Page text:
What measures can an employer use to cut labour costs in accordance with Thai law?

Given the current economic situation, many employers are in difficult financial circumstances and as such need to cut their labour costs to protect their business. Some of the ways this can be achieved are as follows:

i. Temporary Suspension of the Business

An employer can temporarily suspend their business (in whole or part) for whatever cause (other than due to force majeure) for a legitimate reason which affects their business and causes the employer to be incapable to operate their business as normal. In order to do this the Employer must do the following:

Pay Wages (75%): Pay wages to the employee(s) who are sent home in an amount not less than seventy-five per cent (75%) of wages for working days that were received by the employee before the suspension took effect. This money must be paid to the affected employee(s) for the entire period which the Employer does not require the affected employee(s) to work (this can be for as long as necessary).

Give Written Notice: The Employer must give advance written notice of the suspension to the affected employee(s) and the Labour Inspector of not less than 3 working days before the suspension takes effect.

Necessity for Suspension: Employers should be aware that such necessity to suspend the business must be sufficiently serious such that it impacts the operation of the business to the extent that it is unable to function as usual (such as the COVID-19 situation etc).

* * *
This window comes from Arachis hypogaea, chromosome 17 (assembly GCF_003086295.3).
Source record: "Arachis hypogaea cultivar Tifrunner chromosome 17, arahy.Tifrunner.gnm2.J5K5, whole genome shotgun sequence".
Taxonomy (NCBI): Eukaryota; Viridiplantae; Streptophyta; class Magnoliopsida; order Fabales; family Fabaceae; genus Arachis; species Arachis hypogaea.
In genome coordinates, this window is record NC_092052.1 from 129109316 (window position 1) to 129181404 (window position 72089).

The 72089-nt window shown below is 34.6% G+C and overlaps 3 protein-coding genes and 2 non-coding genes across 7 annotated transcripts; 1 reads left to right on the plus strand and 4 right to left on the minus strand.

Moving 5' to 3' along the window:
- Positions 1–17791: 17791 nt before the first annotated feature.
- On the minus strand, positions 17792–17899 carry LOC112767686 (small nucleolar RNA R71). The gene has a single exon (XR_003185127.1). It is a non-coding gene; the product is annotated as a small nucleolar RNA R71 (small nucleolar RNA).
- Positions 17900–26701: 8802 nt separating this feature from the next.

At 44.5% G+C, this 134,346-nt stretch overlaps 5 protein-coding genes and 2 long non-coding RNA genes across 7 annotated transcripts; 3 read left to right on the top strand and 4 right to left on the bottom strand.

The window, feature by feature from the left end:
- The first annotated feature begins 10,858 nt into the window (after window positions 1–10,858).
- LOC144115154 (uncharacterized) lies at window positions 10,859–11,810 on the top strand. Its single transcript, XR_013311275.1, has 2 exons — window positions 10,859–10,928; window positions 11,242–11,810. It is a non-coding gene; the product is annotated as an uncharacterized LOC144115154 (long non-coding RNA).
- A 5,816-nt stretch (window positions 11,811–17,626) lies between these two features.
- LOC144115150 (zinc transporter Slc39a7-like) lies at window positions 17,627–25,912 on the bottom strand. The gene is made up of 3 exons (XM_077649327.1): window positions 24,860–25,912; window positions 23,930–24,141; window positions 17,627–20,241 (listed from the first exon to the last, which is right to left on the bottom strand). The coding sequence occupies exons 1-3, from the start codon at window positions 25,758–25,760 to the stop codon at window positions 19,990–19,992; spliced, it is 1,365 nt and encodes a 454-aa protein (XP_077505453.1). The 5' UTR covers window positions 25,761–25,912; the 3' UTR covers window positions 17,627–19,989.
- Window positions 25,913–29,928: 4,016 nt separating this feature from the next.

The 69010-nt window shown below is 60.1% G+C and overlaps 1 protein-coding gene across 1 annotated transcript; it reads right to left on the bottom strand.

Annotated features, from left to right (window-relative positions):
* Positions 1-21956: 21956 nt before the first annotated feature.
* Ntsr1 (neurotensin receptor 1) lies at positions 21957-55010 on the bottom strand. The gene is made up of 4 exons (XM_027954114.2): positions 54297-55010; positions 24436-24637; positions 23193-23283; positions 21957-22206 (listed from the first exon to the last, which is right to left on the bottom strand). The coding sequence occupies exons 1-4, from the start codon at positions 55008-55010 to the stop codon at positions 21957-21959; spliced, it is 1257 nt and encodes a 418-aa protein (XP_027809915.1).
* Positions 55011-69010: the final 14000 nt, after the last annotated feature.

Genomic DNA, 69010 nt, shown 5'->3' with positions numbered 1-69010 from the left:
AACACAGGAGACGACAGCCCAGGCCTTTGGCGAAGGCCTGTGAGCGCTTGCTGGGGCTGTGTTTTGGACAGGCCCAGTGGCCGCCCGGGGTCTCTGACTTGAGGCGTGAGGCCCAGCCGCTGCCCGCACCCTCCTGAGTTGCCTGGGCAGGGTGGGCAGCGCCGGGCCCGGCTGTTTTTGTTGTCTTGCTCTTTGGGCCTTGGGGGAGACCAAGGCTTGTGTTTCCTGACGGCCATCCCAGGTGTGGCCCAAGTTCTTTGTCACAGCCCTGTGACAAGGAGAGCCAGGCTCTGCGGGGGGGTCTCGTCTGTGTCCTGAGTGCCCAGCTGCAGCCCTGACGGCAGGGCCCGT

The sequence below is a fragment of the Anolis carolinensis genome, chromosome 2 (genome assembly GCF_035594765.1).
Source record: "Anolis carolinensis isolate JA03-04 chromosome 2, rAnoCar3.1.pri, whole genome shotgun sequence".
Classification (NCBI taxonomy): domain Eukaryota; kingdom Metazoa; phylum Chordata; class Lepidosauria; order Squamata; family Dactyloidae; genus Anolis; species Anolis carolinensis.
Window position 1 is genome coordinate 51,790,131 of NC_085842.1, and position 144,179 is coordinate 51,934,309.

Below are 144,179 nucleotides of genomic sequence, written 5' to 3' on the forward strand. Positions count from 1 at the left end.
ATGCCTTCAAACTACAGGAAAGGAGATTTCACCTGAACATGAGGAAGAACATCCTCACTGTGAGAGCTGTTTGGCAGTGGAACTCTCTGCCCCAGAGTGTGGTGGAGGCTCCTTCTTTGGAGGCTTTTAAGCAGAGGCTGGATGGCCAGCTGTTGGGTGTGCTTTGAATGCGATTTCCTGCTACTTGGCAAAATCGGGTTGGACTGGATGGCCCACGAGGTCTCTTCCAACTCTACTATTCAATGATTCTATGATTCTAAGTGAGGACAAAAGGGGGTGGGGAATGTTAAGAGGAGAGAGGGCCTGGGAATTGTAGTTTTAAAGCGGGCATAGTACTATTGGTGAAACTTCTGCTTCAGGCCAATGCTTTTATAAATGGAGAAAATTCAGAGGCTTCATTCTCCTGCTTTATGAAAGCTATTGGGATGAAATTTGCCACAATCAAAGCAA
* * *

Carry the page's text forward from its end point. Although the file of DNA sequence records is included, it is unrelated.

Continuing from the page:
ii. Requesting Staff to Take Leave Without Pay

Another commonly used approach to saving costs is having the staff take leave without pay from work. In order for an employer to be able to do this, they shall need the written consent of the employee for such arrangement. Such consent letter should also be approved & signed by the employer and be clear about when the leave without pay shall commence and expire.
Employer’s using this approach with foreign (non-Thai) staff on a work permit should be careful as not paying such staff and the employees not paying income tax and social security during such period may later create problems for such staff when they go to extend their visa and renew their work permit.

iii. Requesting the Employees to Take a Pay Cut

According to Thai labour law an employer can unilaterally increase an employee’s salary & welfare benefits but if the employer wishes to decrease the employee’s salary & benefits then they must obtain the employee’s express written consent before they implement such change. If the employee does not agree then the employer cannot force the change and if it does so then the employee can submit a complaint with the Labour Department to force the employer to pay the employee their normal wages & benefits.

If an employer wishes to use this cost saving approach then we recommend that it apply to all levels in a company and that the reason be clearly explain to everyone so they understand the necessity for such change.

Contacting DLO
Should you require any legal support relating to labour law in Thailand then please contact us at
Dharmniti Law Office Co., Ltd.
2/2 Bhakdi Building 2nd Floor, Witthayu Road, Lumphini, Pathumwan, Bangkok 10330
Tel: (66) 2680 9777
Fax: (66) 2680 9711
Email: ryan@dlo.co.th or info@dlo.co.th